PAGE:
As the film continues, the woman begins dyeing the egg by dipping it in yellow dye, then adding more to the design with the kistka and wax. Then she dips the egg in orange dye. Then more drawing with the kistka and wax, a dip in red dye, and still more designs before finally bathing the shell in black dye.
After the black has dried, she holds the egg over the candle flame to melt the wax off and a beautiful, colorful, intricate pattern is revealed.
When the film ends, we turn toward our table and tools and our blank egg.
Thompson notes that you should always start with a room-temperature egg so there’s no condensation. And when we’re finished with our eggs, she says, don’t display them in sunlight (causes fading) or a china cabinet (it prevents air from circulating around the egg). We can leave the yolk inside, though sometimes, humidity might cause the egg to explode.
“I have one that’s 20 years old and the yolk is now hard and rattles,” Thompson says.
She has given us each four pages of instructions for designing our eggs.
The first rule: always draw by rotating the egg while it rests on the tabletop. Hold it in your hands, Thompson warns, and you’re sure to drop it.
We begin by drawing lines around the egg with a pencil, dividing the eggshell into eight equal parts.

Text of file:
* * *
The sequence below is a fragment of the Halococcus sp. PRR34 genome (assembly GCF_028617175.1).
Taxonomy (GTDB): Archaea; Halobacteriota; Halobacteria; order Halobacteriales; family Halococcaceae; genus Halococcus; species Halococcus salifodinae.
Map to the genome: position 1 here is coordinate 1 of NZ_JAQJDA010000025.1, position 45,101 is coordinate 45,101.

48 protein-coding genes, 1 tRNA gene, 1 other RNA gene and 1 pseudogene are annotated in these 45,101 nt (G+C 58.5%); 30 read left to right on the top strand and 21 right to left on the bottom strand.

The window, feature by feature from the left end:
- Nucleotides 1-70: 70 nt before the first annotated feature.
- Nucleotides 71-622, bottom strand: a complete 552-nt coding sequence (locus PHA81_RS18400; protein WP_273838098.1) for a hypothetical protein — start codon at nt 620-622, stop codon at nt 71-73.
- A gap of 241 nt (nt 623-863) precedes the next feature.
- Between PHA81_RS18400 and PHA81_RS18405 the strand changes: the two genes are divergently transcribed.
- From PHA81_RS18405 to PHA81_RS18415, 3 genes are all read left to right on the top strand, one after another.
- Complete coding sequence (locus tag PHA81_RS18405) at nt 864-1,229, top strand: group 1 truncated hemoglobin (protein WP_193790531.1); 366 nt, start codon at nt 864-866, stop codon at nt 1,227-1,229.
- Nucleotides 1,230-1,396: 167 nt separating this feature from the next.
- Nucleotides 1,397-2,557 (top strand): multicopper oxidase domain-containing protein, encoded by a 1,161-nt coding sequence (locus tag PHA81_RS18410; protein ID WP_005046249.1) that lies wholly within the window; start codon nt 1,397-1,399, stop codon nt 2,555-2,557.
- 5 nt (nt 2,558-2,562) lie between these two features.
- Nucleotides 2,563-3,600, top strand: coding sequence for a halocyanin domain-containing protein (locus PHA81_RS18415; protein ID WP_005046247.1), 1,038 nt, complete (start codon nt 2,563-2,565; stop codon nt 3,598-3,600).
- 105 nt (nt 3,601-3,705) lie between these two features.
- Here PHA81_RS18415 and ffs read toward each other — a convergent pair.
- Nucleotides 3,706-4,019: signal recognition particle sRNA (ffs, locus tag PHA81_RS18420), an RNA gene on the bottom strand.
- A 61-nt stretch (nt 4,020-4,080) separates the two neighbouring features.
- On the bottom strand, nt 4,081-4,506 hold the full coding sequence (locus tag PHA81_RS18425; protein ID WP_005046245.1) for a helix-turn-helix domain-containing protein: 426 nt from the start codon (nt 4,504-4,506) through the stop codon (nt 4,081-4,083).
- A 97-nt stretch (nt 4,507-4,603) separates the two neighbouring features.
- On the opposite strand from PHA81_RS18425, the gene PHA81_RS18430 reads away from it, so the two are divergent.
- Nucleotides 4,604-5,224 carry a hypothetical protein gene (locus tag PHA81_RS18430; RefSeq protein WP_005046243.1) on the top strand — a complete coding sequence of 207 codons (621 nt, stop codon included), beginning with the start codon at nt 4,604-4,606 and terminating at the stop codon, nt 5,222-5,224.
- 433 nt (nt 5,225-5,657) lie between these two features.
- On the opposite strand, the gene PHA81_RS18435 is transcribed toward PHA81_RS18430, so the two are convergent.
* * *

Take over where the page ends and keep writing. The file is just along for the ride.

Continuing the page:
Two more lines are drawn, diagonally, all the way around the eggs so that each side has eight spokes radiating from a center. This is the framework for our design.
Next we draw dots in the middle of each of the 16 triangles on the egg. These are the tips for our two eight-point stars.
My lines are scraggly. I’m tempted to erase and start over.
Leave it, Thompson says. Eraser marks will mess up the dye process. Just redraw the line straighter and remember those are the lines the wax will go on. You won’t see the errant pencil marks once the egg is dyed.
Really? I’m skeptical.
“I think this is a very forgiving process,” Thorson says.
My star is a little lopsided in spots, but overall looks OK.
Now it’s time to apply the wax. We light our candles, hold the metal tip of the kitska in the flame then dip it in the small pot of beeswax, which turns black with the heat of the tool, and trace the tip over the pencil markings.
Turns out this is easy thanks to the pencil lines, though I have a tendency to retrace my lines with the wax several times. Thompson encourages us not to do this, but my wax lines look weak and shaky if I don’t.
After about an hour or so of drawing on the egg with the pencil and wax, I realize that I’m very relaxed. I’m enjoying it.
Dye and reveal
After drawing two concentric stars on each side of the egg, wheat grains and tear drops, I’m ready for the first layer of dye: hot pink.